Is the Feingold Diet Effective for ADHD? Here’s What You Should Know

It’s not news that diet has a lot to do with good health. But what you eat can also have an effect on behavior and learning ability. At least, that’s what the Feingold diet is about. What is it? Read on to learn more.
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feingold diet

What’s the Feingold Diet?

The Feingold diet eliminates foods that contain certain artificial flavors and additives. The diet was developed by Dr. Benjamin Feingold, a pediatric allergist, in the 1970s. Feingold believed that many children’s behavior problems were caused by food additives, and he created the diet as a way to eliminate these problems.

The diet has three main rules: eliminate artificial coloring, flavorings, and preservatives; avoid synthetic fragrances; and eat only fresh, unprocessed foods. The Feingold diet has been shown to be effective for some children with behavioral problems, although it is not a cure-all.

Some children may also be sensitive to other food ingredients, such as natural salicylates, which are found in some fruits and vegetables. For these children, the Feingold diet may need to be modified to eliminate these additional trigger foods.

Feingold Diet and ADHD (Attention Deficit Hyperactivity Disorder)

The jury is still out on whether the Feingold diet actually works. Some studies have shown that the diet can improve behavior in children with ADHD, while other studies have not found any benefit. Symptoms of Attention Deficit Hyperactivity Disorder include: hyperactivity, impulsivity and inattention. It’s possible that the diet may work for some children but not others. 

If you’re considering trying the Feingold diet, it’s important to speak with your child’s doctor or a registered dietitian first. They can help you determine if the diet is right for your child and offer guidance on how to implement it.

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What Are the Risks of the Feingold Diet?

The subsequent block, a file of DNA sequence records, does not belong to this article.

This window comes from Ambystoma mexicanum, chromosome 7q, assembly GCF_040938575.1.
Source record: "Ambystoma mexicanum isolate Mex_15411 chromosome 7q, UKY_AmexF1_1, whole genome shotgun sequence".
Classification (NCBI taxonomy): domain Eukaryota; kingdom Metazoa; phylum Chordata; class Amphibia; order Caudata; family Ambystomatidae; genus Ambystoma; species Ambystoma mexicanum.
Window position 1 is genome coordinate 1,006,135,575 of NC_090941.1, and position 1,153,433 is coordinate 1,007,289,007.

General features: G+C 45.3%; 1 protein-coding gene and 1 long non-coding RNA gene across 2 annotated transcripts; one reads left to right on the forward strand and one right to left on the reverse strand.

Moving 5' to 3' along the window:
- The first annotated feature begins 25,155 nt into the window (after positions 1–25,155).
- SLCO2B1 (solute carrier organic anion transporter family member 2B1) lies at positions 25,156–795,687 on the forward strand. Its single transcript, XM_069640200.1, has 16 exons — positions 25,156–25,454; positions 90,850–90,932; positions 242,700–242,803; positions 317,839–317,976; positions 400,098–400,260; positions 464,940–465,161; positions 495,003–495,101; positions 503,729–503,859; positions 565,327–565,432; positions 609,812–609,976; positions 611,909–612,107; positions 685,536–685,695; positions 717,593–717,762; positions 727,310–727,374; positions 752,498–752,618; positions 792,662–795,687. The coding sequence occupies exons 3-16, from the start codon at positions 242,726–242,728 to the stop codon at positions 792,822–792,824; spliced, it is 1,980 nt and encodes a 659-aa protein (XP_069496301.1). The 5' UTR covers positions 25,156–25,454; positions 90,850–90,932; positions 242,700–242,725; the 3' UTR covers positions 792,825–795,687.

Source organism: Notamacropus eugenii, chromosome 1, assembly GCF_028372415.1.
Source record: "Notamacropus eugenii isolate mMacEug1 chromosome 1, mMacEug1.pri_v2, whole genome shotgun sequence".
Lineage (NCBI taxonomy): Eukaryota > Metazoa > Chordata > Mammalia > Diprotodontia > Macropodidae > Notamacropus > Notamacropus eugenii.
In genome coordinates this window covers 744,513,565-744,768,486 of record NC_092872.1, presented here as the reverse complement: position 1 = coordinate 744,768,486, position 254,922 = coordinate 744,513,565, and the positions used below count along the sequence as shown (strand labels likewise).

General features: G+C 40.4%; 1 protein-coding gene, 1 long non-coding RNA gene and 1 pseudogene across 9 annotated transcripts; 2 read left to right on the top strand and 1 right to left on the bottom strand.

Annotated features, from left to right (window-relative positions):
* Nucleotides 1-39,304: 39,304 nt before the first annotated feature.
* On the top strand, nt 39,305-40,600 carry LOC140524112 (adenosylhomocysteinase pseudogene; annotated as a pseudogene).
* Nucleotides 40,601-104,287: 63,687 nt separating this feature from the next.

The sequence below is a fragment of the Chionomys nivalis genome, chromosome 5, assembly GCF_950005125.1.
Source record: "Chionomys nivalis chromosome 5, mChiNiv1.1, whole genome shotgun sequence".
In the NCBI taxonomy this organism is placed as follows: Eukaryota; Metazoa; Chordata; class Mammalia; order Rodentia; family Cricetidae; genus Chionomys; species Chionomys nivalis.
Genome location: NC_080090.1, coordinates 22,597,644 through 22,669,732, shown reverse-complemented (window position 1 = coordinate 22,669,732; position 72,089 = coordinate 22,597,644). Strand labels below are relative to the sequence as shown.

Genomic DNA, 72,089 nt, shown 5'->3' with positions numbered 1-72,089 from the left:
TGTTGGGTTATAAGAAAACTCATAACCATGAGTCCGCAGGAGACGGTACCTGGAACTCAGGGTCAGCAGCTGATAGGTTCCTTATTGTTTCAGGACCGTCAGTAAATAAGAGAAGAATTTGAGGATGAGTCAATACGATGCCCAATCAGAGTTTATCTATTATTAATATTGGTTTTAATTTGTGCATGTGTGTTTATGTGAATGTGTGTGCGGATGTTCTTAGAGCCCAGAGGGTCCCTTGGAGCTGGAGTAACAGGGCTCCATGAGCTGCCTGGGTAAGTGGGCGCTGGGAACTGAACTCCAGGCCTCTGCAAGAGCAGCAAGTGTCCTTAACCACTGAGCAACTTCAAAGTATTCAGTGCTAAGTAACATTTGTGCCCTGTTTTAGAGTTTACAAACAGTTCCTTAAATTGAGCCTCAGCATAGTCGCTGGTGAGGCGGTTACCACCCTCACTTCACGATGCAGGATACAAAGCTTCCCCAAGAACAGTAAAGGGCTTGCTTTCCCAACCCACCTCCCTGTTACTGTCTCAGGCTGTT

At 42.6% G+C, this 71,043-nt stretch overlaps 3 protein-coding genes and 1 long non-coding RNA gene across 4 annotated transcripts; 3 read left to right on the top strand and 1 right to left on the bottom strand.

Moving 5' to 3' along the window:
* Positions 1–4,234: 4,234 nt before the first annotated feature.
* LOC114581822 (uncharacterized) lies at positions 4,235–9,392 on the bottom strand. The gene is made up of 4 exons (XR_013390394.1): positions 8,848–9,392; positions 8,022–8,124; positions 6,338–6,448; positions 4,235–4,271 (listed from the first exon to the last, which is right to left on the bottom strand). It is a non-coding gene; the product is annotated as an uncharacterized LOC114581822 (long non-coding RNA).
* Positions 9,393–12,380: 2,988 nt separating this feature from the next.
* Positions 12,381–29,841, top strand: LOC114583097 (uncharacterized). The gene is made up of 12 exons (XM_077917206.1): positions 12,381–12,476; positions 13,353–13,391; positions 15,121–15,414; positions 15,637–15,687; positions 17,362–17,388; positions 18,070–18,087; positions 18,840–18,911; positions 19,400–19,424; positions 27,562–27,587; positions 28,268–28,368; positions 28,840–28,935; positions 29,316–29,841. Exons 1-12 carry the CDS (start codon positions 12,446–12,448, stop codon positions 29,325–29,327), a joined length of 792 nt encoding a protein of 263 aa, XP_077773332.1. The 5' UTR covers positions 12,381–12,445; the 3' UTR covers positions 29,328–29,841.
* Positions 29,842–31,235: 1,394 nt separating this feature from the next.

The goal of the diet is to eliminate potential adverse reactions to foods, including hyperactivity, ADD/ADHD, and behavioral problems. While the Feingold diet has helped many people identify food intolerances, there are some risks associated with the program. For example, eliminating certain foods from the diet can lead to nutritional deficiencies.

The diet can be restrictive and may be difficult to follow long-term. This can lead to nutrient deficiencies if not done correctly. Second, eliminating certain foods from the diet may trigger food allergies in some children. If you’re considering the Feingold diet, be sure to speak with your child’s doctor or a registered dietitian to get started.

Phase 1: Removing Potential Triggers

The first step of the Feingold Diet is to remove potential triggers from your child’s diet. These include artificial colorings, flavorings, and preservatives as well as synthetic fragrances. You’ll also want to avoid processed foods and eat only fresh, unprocessed foods. This may sound daunting, but it’s actually not as difficult as it sounds. There are many foods that don’t contain these triggers, and you can find replacements for most of the foods that do.

For example, instead of processed cheese, you can buy organic cheddar cheese. Instead of candy, you can buy fruit leathers or dried fruit. There are also many Feingold-approved products available at health food stores and online.

Phase 2: Test Salicylates

The second phase of the diet is to reintroduce salicylates into the diet. Salicylates are found in some fruits and vegetables, as well as in some medications. They can cause adverse reactions in some people, so it’s important to test for them. The best way to do this is to eliminate all salicylates from your diet for a period of time, and then gradually reintroduce them.

If you find that your child reacts negatively to salicylates, you’ll need to go back to the first phase of the diet and eliminate them completely. If there are no adverse reactions, you can continue to eat foods that contain salicylates.